In multiple ways, somatosensory perception can be expected to play important roles in split-belt walking; both in relation to the motor adaptation process and during the initial exposure to split-belt walking when fast adjustments in stance time and limb excursion take place. Theoretically, one could walk on a split-belt treadmill with either symmetric stance times or symmetric limb excursions. Because one belt is moving faster than the other, maintaining symmetric stance times will result in asymmetric distances covered during the stance phase (i.e., asymmetric limb excursion; (16)). Similarly, the alternative of maintaining symmetric limb excursions will result in asymmetric stance times (17). However, most commonly, people walk with asymmetries in both stance times (the temporal domain) and limb excursions (the spatial domain). The fast changes to enable walking with the legs at different speeds could be coordinated purely through stretch reflexes. We have argued elsewhere that stretch of hip flexors could be the trigger for the onset of flexion at the end of the stance phases (15), similar to what has been observed repetitively in walking cats (8). However, our recent observations that limb excursions are more asymmetric than stance times and that this is more pronounced in participants who are better able to perceive differences between belt speeds suggest a prominent role for walking rhythm (temporal symmetry) (17).
Together, these observations support a hybrid control model. Both the magnitude of afferent input and its timing are important. Interestingly, one of the earliest studies on split-belt walking in humans (7) suggested that split-belt walking is predominantly coordinated through interactions between peripheral sensors and spinal interneuronal circuits. This notion is in line with observations from both classic and recent studies on spinal-transected cats, which display coordinated gait when walking on a split-belt treadmill (11,12). Similarly, human infants have been shown to display interlimb coordination when walking with support on a split-belt treadmill even before they display voluntary locomotion, confirming the importance and autonomy of spinal neurons coordinating the legs during gait (37).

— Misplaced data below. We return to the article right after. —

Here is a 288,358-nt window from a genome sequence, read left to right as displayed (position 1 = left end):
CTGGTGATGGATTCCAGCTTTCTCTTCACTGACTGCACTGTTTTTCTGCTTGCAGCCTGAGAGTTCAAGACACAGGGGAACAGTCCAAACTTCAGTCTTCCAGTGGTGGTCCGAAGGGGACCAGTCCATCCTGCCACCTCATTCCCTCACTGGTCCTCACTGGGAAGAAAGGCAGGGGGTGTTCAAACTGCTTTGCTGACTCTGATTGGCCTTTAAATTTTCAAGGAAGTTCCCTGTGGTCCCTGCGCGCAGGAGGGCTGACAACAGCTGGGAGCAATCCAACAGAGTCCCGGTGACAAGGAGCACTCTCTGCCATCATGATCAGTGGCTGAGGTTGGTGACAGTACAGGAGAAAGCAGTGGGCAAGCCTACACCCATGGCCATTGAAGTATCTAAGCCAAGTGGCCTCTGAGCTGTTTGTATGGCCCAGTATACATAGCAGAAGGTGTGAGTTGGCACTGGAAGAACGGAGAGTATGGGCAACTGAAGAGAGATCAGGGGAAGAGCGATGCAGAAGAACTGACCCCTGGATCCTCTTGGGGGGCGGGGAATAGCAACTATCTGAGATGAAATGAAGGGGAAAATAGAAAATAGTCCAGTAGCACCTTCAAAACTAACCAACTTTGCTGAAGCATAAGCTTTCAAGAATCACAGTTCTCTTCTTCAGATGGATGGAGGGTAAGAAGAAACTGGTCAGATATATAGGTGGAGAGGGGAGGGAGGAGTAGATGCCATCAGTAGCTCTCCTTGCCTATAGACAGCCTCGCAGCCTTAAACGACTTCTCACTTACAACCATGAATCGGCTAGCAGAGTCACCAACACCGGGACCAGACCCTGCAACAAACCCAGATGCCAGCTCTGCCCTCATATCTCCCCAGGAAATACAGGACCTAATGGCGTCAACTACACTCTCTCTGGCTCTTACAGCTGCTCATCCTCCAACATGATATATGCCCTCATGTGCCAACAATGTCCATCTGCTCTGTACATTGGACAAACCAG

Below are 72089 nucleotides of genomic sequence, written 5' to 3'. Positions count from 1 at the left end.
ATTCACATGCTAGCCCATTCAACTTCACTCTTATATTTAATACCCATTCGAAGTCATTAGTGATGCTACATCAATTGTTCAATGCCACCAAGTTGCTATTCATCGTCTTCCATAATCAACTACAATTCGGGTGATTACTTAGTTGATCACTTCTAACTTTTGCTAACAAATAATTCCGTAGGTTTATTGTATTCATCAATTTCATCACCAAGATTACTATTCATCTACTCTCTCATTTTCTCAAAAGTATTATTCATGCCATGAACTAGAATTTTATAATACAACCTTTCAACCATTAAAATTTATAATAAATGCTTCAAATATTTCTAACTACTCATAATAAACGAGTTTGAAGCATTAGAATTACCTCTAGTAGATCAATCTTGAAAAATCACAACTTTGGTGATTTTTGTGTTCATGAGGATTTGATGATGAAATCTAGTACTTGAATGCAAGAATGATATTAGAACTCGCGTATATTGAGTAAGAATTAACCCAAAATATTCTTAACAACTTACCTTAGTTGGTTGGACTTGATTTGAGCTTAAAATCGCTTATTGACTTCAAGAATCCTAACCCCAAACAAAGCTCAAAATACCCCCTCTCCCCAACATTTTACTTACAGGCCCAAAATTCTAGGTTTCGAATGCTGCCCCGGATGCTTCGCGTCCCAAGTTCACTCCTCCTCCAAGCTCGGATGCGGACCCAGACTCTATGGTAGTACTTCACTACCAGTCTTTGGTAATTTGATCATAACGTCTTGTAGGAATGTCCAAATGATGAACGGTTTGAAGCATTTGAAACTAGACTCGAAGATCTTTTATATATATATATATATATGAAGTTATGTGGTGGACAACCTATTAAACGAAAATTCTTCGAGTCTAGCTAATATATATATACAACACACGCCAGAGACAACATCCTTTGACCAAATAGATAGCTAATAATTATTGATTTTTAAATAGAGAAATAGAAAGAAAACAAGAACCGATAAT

To further address the role of proprioceptive feedback to the spinal cord on split-belt adaptation, Mukherjee et al. (9,28) have applied tactile vibration to the plantar surface of the feet during split-belt walking. The rationale for this intervention was that disrupting the function of the plantar mechanoreceptors with tactile vibration would make the nervous system more reliant on other somatosensory inputs (28). If sensorimotor recalibration of those reliable, alternative somatosensory channels could be enhanced, the overall motor adaptation effects might be stronger and longer lasting (28). Indeed, tactile vibration applied during the adaptation period resulted in longer lasting aftereffects in stance and swing time symmetry (28). Furthermore, when plantar tactile vibration was combined with artificial optic flow, simulating the visual input of walking through a corridor, these temporal aftereffects were reduced, suggesting that somatosensory recalibration was less strong in the presence of moving visual information (9). These studies did not report double support time symmetry, and step length symmetry was estimated based on temporal measures only. This is unfortunate because those interlimb gait features are known to undergo the largest and most robust changes during split-belt adaptation (33), and such changes seem to be important for gait rehabilitation (34). To confirm the suggested benefits of plantar tactile vibration in split-belt gait rehabilitation, more research is needed quantifying the changes in interlimb coordination.
PERCEPTION OF GAIT ASYMMETRY